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WASHINGTON (AP) — The Supreme Court seems ready to side with a onetime top aide to ex-New York Gov. Andrew Cuomo and others convicted of corruption related to an upstate economic development project dubbed the Buffalo Billion. Both liberal and conservative justices seemed sympathetic to the group over approximately two and a half hours of arguments at the high court Monday. The cases are the latest in which the justices could narrow the use of federal fraud charges against state and local officials, as well as people doing business with governments, even if those interactions appear to be unsavory.
MONTGOMERY, Ala. (AP) — Attorneys say an Alabama inmate was “subjected to ever-escalating levels of pain and torture” during an aborted execution. Attorneys for Kenneth Eugene Smith argued the state violated the U.S. Constitution, various court orders and its own lethal injection protocol during the “botched” execution attempt earlier this month. In a federal court filing, attorneys wrote that Smith was strapped to a gurney despite a court-issued stay being in place. The state canceled the execution for the night after being unable to establish IV access. The state has blamed late court action for the execution being halted.
JACKSON, Miss. (AP) — A federal judge will decide whether to block Mississippi from using three drugs when it puts inmates to death. His ruling could determine whether the state carries out its next execution in about two weeks. U.S. District Judge Henry Wingate heard arguments Monday in a lawsuit filed in 2015 on behalf of some Mississippi death row inmates. Wingate noted that one of the plaintiffs in the lawsuit, Thomas Edwin Loden Jr., faces a Dec. 14 execution date. The mother of the 16-year-old girl killed by Loden watched the court hearing. Wanda Farris of Fulton says she has waited 22 years for justice for her daughter, Leesa Gray.
The Michigan Supreme Court has delayed the start of the involuntary manslaughter trial of Jennifer and James Crumbley, the parents of Oxford High School shooter Ethan Crumbley, so their appeals can be heard by a lower court. In the order issued Tuesday, the court sent both parents’ cases to the...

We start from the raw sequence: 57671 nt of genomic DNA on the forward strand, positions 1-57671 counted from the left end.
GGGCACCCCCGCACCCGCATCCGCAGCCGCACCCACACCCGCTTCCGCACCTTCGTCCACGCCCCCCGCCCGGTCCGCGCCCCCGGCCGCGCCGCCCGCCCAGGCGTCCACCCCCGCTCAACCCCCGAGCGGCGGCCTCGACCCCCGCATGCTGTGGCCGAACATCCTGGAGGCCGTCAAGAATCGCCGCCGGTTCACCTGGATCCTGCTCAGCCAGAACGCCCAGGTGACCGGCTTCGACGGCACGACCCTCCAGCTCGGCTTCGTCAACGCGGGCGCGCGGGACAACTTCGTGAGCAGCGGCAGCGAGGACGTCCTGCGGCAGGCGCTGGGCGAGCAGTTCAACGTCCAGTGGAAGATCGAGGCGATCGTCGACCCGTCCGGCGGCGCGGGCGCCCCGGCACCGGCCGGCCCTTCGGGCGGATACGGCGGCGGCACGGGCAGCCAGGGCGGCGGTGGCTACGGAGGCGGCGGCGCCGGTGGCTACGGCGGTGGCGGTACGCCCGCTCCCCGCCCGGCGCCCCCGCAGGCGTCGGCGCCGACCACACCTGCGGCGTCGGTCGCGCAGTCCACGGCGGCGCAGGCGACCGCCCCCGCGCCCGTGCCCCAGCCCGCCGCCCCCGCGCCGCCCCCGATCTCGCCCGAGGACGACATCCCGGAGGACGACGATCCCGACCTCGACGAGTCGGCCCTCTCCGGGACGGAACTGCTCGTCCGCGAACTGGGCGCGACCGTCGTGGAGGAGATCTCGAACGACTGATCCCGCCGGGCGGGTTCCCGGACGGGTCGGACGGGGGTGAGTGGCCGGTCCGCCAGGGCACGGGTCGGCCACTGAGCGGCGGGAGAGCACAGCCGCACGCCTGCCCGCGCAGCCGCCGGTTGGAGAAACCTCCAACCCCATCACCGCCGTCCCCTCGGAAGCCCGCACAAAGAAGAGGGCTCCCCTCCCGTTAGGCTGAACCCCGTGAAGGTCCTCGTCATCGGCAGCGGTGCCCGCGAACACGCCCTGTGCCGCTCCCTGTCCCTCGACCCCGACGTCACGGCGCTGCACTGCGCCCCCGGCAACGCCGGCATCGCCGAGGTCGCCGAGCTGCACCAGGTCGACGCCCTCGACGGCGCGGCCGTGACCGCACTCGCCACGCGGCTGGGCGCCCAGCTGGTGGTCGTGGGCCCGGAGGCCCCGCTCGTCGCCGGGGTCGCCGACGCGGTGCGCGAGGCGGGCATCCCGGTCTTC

BISMARCK, N.D. (AP) — An attorney for North Dakota has asked the state Supreme Court to strike down an injunction that had blocked the state’s abortion ban, saying a lower court judge was wrong to grant it. Attorney Matthew Sagsveen told justices on Tuesday that Judge Bruce Romanick “misconstrued the law” by granting the injunction. Romanick’s ruling means abortion is still legal in North Dakota, though the state’s only clinic has moved to neighboring Minnesota. Clinic Attorney Meetra Mehdizadeh argued that vacating the injunction would be “extraordinary.” She says patients, doctors and hospitals in North Dakota are still at risk even though the clinic has moved.
The South Dakota Department of Tourism deleted its TikTok account Tuesday, abandoning the 61,200 followers and 1.7 million likes the state agency cultivated on the popular social media app. And South Dakota State University is meeting with its general counsel on how to handle its 9,000-follower TikTok account — all after Gov. Kristi Noem banned […] The post Noem’s TikTok ban kills tourism account, leaves other state entities mulling options appeared first on South Dakota Searchlight.
Nov 29 (Reuters) - The U.S. Justice Department has reached an agreement with the state of Mississippi and the city of Jackson to appoint an interim third-party manager to stabilize the city's drinking water supply after a catastrophic failure over the summer.
Guilty: Oath Keepers founder Stewart Rhodes was convicted of seditious conspiracy in the most significant January 6 case yet
A jury found the Oath Keepers founder guilty of engaging in a seditious conspiracy to prevent the peaceful transfer of power from Trump to Biden.
WASHINGTON — The U.S. Senate approved legislation Tuesday that would enshrine protections for same-sex and interracial marriages, codifying many of the rights that would disappear if the U.S. Supreme Court were to overturn those landmark decisions the way it overturned the nationwide right to an abortion this summer. The 61-36 bipartisan vote sends the bill […] The post Same-sex marriage protected under bill passed by U.S. Senate with GOP support appeared first on Minnesota Reformer.
INDIANAPOLIS (AP) — An unspent bullet found between the bodies of two teenage girls slain in 2017 “had been cycled through” a pistol owned by the suspect in their deaths, according to court documents an Indiana judge ordered released Tuesday. Court records were sealed last month at the request of the local prosecutor, after Richard Matthew Allen, 50, of Delphi, Indiana, was arrested Oct. 28 and charged with two counts of murder in the killings of Liberty German, 14, and Abigail Williams, 13. The redacted probable cause affidavit released Tuesday states investigators seized Allen’s .40-caliber pistol during an Oct. 13 search of his home. Testing determined an unspent bullet found within 2 feet of one of the girls’ bodies “had been cycled through” Allen’s pistol. Investigators determined Allen had purchased that gun in 2001. Allen said in an Oct. 26 interview with police that he had never allowed anyone to borrow the gun, according to the affidavit.